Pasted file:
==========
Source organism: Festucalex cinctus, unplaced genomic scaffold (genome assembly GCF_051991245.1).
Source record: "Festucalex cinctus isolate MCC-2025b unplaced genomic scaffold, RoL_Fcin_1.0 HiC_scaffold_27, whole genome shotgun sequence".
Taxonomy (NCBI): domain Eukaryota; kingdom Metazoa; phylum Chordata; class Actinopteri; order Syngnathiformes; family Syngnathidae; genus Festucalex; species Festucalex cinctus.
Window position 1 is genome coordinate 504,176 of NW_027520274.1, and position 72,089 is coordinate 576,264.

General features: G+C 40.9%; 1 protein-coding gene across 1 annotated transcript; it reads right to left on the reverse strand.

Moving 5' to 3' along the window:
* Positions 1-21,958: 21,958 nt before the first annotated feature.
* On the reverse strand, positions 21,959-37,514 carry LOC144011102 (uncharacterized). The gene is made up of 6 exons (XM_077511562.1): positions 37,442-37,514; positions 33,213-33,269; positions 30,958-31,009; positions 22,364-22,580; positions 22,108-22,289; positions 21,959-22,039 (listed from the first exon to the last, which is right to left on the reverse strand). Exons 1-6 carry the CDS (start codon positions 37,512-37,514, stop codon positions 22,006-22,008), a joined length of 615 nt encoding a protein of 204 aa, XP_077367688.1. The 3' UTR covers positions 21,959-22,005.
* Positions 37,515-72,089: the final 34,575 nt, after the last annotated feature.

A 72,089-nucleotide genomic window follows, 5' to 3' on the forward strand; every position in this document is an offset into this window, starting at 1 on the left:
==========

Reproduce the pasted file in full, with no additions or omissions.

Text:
Source organism: Festucalex cinctus, unplaced genomic scaffold (genome assembly GCF_051991245.1).
Source record: "Festucalex cinctus isolate MCC-2025b unplaced genomic scaffold, RoL_Fcin_1.0 HiC_scaffold_27, whole genome shotgun sequence".
Taxonomy (NCBI): domain Eukaryota; kingdom Metazoa; phylum Chordata; class Actinopteri; order Syngnathiformes; family Syngnathidae; genus Festucalex; species Festucalex cinctus.
Window position 1 is genome coordinate 504,176 of NW_027520274.1, and position 72,089 is coordinate 576,264.

General features: G+C 40.9%; 1 protein-coding gene across 1 annotated transcript; it reads right to left on the reverse strand.

Moving 5' to 3' along the window:
* Positions 1-21,958: 21,958 nt before the first annotated feature.
* On the reverse strand, positions 21,959-37,514 carry LOC144011102 (uncharacterized). The gene is made up of 6 exons (XM_077511562.1): positions 37,442-37,514; positions 33,213-33,269; positions 30,958-31,009; positions 22,364-22,580; positions 22,108-22,289; positions 21,959-22,039 (listed from the first exon to the last, which is right to left on the reverse strand). Exons 1-6 carry the CDS (start codon positions 37,512-37,514, stop codon positions 22,006-22,008), a joined length of 615 nt encoding a protein of 204 aa, XP_077367688.1. The 3' UTR covers positions 21,959-22,005.
* Positions 37,515-72,089: the final 34,575 nt, after the last annotated feature.

A 72,089-nucleotide genomic window follows, 5' to 3' on the forward strand; every position in this document is an offset into this window, starting at 1 on the left: